When your individual voluntary arrangement (IVA) finally ends you're well and truly free and clear and your money is your own again. A happy day indeed!
You can also pat yourself on the back, as getting through an IVA can be far from a walk in the park. You should feel good about the fact you did what was best by your creditors as well as yourself.
The hard work isn't over just yet however. Now comes the fiddly task of tidying up your credit file. Don't worry; you can use these tips to get you back on track.
This advice is strictly for those coming out of an IVA, be it a lump sum IVA or five or six year term IVA.
The first thing you'll need from your Insolvency Practitioner (IP) is your IVA Completion Certificate. The certificate will be signed by your Insolvency Practitioner and is proof that your IVA is officially done and dusted - hurrah!
The record of your IVA will be marked as 'Completed' by The Insolvency Service and they'll update their records to reflect this; once this is done you can start the job of smartening up your credit file.
It's a good idea to see what's actually on your credit file first.
There are three credit reference agencies (CRAs) in the UK: Callcredit, Equifax and Experian. We'd recommend that you access your credit report via all three agencies. You can get a one-off 'statutory credit report' from each of them online, or by post, for just £2.
Once you receive the reports it's important to check the details carefully on all three, and compare each against the other two. Usually it should be the same information on all three reports but it's possible that there might be some slight differences. It's also good to remember that credit reports only stretch back around six years.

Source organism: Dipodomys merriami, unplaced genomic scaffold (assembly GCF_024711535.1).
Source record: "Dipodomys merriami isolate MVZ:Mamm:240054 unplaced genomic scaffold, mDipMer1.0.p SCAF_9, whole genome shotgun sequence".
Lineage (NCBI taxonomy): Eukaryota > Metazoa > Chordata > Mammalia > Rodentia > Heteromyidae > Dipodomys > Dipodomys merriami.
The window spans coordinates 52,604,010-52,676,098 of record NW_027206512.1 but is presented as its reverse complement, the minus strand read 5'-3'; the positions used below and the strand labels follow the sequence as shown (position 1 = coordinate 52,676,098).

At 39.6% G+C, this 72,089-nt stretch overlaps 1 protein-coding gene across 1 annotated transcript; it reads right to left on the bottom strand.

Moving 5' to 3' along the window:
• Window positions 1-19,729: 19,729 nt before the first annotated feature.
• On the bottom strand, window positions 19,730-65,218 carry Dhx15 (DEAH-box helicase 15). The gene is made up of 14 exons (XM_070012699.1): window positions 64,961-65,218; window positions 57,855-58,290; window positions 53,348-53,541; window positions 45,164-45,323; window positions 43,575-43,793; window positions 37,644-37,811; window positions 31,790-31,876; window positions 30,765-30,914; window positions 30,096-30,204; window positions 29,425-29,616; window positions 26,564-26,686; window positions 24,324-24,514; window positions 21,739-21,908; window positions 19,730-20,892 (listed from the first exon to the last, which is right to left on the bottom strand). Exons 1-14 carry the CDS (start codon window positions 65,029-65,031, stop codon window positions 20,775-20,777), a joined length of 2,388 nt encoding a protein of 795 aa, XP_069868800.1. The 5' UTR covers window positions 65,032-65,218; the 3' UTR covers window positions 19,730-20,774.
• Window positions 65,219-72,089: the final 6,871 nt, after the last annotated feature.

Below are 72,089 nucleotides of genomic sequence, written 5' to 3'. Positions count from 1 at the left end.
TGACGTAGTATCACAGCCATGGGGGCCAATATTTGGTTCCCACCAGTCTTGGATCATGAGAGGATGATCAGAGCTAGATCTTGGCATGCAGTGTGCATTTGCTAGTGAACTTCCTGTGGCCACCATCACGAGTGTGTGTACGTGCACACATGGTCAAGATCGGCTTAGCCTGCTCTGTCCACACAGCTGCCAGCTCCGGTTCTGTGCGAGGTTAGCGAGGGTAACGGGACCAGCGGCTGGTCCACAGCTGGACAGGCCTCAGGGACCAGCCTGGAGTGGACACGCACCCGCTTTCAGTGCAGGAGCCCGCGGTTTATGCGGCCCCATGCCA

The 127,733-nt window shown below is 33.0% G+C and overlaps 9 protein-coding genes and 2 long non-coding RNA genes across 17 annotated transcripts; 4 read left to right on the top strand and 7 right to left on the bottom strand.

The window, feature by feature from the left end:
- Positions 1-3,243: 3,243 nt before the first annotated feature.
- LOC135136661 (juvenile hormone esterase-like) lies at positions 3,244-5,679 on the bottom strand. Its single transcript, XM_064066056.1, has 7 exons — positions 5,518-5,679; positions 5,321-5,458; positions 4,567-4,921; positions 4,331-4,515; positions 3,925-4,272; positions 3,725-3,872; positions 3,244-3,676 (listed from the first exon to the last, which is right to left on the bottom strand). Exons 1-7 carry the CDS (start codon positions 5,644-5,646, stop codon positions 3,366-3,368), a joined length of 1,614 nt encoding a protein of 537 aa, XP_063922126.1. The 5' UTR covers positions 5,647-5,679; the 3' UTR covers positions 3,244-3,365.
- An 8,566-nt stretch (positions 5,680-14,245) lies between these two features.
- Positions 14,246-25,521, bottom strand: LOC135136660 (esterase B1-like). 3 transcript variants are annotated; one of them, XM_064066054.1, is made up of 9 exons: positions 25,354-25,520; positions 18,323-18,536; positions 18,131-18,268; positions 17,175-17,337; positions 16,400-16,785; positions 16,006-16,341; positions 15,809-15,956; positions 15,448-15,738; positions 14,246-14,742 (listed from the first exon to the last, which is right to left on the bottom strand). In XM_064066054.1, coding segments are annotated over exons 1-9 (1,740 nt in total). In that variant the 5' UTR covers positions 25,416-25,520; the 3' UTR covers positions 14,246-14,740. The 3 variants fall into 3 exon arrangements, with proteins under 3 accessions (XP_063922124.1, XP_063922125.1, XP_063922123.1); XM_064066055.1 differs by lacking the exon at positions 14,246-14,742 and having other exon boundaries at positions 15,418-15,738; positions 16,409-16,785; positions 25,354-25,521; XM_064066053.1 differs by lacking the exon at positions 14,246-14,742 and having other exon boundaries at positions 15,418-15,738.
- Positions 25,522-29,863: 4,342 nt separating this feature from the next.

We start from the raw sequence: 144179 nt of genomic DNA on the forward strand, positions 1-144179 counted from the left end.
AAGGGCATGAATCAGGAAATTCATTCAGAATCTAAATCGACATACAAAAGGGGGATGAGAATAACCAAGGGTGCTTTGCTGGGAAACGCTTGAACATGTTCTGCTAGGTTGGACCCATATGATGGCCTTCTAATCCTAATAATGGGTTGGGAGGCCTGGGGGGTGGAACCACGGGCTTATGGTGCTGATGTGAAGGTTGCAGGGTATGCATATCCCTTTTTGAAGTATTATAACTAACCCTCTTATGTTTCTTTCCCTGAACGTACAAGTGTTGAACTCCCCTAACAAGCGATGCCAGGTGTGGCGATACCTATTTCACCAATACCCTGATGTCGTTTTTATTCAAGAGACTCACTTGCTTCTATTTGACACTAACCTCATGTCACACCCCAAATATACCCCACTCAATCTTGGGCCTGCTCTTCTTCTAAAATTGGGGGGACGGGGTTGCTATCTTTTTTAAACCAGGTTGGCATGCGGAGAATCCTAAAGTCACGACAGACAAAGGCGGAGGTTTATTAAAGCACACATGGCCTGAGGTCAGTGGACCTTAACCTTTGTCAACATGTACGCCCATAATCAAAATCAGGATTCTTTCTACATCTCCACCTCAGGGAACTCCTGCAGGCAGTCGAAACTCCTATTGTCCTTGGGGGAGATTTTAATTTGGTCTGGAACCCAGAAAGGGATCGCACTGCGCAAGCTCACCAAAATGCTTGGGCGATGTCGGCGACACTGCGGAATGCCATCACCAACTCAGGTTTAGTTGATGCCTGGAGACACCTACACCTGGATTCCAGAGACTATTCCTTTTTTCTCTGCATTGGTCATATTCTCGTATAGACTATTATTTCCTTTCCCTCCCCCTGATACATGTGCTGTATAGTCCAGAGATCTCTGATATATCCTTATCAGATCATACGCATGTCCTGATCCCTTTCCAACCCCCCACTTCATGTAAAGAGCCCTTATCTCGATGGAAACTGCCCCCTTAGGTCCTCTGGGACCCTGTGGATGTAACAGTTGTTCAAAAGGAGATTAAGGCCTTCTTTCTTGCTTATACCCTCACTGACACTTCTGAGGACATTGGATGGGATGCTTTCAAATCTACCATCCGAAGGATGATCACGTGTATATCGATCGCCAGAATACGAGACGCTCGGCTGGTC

Check for any adverse information after your IVA started. There shouldn't have been any new information added about your debts since your IVA was recorded by the CRAs but if there are anomalies on there you should address these straight away.
It's worth bearing in mind that not all accounts listed on the credit report will be CCA-regulated companies (or "lenders" to you and me). For example your payments to your mobile phone provider (if you're on a contract) and to utility companies can also be seen your credit report.
Your IVA will stay on your credit file for six years from the day it started. So if your IVA was five years long then the record of it will only stay on for a further 12 months after the IVA ends.
Once your IVA and defaults have passed the six-year mark you will find that they are no longer listed on your report. This doesn't automatically mean that you will be left with a clean rating and be able to get credit again instantly though.
When it comes to your actual credit rating, you're essentially starting from scratch and will have to slowly but surely build a credit file that's attractive to lenders. Read How to Improve Your Credit Rating for help.
Living for five or six years without any form of credit (except possibly a mortgage) is a real achievement in this day and age. It would be understandable if you felt that you never want to take out credit again.
However it's still wise to make sure that you repair your credit file to the best of your ability. You never know what's round the corner and an improved credit rating can help with getting a mortgage after an IVA, as well as insurance and mobile phone contracts.